“If it wasn’t for SQ 712, there wouldn’t be any of the three tracks still open. It’s the only reason we’re still here,” he said. “The gaming has sort of been the destruction of horse racing and the rejuvenation of horse racing.”

Scott Wells, president and general manager of Remington Park, said electronic games appeal to people because they offer instant gratification, whereas horse racing is a little tougher.

“One is more instant gratification and simplistic. And the other is more cerebral and takes a little more time,” Wells said. “(Electronic games are) tremendously popular with people. What they don’t do is provide nearly as many jobs and labor as horse racing.”

Wells said between 3,000 and 4,000 horses will run at Remington this year, and each horse has several jobs attached to it.

Estimates for the number of jobs in the state’s horse industry range between 25,000 and 50,000. The industry likely has a $1 billion economic impact on the state, Rieger said.

Other states that do not have electronic games are having a tougher time maintaining their horse racing industry than those that do, Wells, Rieger and Cassity said.

For instance, Texas is surrounded by states that have gaming, and its horse industry is considered in decline, Rieger said.

“Texas is being squeezed out of the horse industry. It’s hard for the horse industry to stand on its own anymore,” he said. “Texas is in that bad cycle that Oklahoma was in.”

Numbers game
From 2001 to 2005, the net amount wagered at Oklahoma horse racetracks (live racing and simulcast) declined by 37 percent, according to numbers from the Oklahoma state auditor and inspector’s office.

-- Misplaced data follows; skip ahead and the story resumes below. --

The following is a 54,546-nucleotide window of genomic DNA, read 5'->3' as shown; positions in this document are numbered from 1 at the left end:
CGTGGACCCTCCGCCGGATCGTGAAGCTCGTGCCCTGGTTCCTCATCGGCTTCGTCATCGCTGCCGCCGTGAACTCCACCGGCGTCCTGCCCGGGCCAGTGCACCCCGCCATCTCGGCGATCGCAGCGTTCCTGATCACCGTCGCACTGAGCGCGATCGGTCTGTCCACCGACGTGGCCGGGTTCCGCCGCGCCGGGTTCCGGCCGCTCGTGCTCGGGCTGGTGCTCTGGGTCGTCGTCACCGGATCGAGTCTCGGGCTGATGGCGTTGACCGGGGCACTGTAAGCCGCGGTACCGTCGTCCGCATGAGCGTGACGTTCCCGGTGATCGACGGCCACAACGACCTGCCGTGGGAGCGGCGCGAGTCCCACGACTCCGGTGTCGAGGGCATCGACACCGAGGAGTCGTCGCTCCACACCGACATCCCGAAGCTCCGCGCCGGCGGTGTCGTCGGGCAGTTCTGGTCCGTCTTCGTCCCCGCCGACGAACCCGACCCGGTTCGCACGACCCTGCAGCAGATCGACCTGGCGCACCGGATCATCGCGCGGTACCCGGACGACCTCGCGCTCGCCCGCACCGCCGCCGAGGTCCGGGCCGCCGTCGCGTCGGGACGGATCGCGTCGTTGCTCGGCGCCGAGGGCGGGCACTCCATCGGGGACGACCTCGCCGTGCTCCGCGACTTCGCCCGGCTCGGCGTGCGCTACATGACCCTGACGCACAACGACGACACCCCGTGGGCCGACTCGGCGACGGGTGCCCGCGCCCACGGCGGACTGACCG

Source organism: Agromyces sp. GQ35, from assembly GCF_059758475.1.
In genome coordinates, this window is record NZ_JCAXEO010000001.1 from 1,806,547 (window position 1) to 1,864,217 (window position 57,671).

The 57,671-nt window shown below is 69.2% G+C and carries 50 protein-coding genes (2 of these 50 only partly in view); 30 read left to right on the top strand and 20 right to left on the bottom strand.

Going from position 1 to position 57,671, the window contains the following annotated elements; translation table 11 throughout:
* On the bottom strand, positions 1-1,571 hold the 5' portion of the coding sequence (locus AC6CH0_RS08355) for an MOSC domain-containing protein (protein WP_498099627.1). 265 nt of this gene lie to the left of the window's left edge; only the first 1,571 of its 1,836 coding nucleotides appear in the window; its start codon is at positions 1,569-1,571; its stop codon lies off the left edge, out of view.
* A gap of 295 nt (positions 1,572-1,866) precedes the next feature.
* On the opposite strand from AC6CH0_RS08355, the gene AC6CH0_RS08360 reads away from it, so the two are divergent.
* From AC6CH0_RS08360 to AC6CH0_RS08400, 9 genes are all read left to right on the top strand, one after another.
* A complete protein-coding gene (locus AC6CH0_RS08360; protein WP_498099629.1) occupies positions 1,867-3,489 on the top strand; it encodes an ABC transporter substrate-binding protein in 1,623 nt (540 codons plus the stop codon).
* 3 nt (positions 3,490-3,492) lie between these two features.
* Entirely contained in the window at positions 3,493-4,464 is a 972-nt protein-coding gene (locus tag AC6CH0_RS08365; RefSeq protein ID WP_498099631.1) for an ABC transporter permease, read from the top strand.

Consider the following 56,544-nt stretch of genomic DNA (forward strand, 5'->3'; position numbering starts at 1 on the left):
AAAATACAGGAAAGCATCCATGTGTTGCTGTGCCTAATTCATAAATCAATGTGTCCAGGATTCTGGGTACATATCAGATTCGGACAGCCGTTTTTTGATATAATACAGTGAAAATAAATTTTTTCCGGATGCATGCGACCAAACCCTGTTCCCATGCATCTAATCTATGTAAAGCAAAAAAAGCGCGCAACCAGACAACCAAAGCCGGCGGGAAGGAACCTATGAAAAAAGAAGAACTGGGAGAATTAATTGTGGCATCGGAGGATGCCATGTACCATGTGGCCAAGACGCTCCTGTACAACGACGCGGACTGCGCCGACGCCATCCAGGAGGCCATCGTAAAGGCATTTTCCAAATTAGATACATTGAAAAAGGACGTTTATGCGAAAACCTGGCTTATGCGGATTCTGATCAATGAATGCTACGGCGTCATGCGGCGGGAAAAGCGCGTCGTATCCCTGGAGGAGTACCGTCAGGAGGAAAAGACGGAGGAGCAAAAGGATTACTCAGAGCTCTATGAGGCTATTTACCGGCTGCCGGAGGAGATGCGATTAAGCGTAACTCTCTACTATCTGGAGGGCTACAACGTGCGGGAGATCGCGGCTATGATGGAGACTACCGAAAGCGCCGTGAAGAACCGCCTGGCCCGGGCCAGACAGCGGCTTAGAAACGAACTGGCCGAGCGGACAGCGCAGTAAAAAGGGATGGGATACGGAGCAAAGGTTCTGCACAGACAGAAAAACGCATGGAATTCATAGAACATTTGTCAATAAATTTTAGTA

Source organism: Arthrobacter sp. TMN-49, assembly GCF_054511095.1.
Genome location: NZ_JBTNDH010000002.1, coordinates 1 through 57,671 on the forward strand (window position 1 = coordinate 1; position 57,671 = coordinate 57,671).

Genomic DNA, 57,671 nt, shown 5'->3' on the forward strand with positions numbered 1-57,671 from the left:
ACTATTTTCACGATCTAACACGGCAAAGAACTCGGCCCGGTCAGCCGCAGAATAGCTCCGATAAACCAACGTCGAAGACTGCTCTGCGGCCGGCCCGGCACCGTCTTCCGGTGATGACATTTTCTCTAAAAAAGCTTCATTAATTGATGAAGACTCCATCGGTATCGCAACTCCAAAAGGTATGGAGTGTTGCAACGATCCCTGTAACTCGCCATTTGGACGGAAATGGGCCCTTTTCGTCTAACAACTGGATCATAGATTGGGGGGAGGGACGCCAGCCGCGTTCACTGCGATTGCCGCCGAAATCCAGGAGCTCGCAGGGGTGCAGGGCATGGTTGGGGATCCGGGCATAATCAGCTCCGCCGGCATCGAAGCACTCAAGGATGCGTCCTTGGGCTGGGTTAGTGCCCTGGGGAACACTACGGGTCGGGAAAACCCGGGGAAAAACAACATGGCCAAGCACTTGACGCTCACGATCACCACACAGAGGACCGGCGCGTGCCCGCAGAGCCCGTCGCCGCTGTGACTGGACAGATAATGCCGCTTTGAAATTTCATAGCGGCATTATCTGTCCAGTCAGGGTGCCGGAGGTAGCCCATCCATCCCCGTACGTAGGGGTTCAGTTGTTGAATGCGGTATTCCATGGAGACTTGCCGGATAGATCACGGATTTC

Even after the introduction of electronic games, the net wagered amount at the tracks continued to decrease, falling about 27 percent between 2006 (the first full year that electronic games were available) and 2010, and falling 55 per

cent between 2001 and 2010, according to the state auditor numbers. Looking at the money from off-track wagering, however, there is a big jump in the revenue during 2005 and 2006, followed by a slow drop, with a slight uptick in 2010, arresting the decline seen since 2006 in total combined revenue.

All of that 2010 uptick can be attributed to off-track betting.

The increases in amounts wagered from other locations on races at Remington, Will Rogers and Fair Meadows are directly related to the passage of SQ 712, Cassity said.

Electronic games are tremendously popular. What they don’t do is provide nearly as many jobs and labor as horse racing.—Scott Wells

“Our horse racing is better than four years ago, which is directly tied in to the passage of SQ 712,” he said.

From 2006 to 2010, the total amount of money taken in from electronic games at racetracks increased by 35 percent, according to state auditor numbers.

By 2009, electronic games brought in more money than onsite wagering, the state auditor numbers show, although combined revenue from the tracks and off-track wagering still exceeded gaming revenue.

At Claremore’s Will Rogers Downs, which is run by the Cherokee Nation, the amount generated by horse racing has never exceeded the amount brought in by electronic games, and in 2010, the amount of money from electronic games was nearly fourfold the net amount wagered at the track.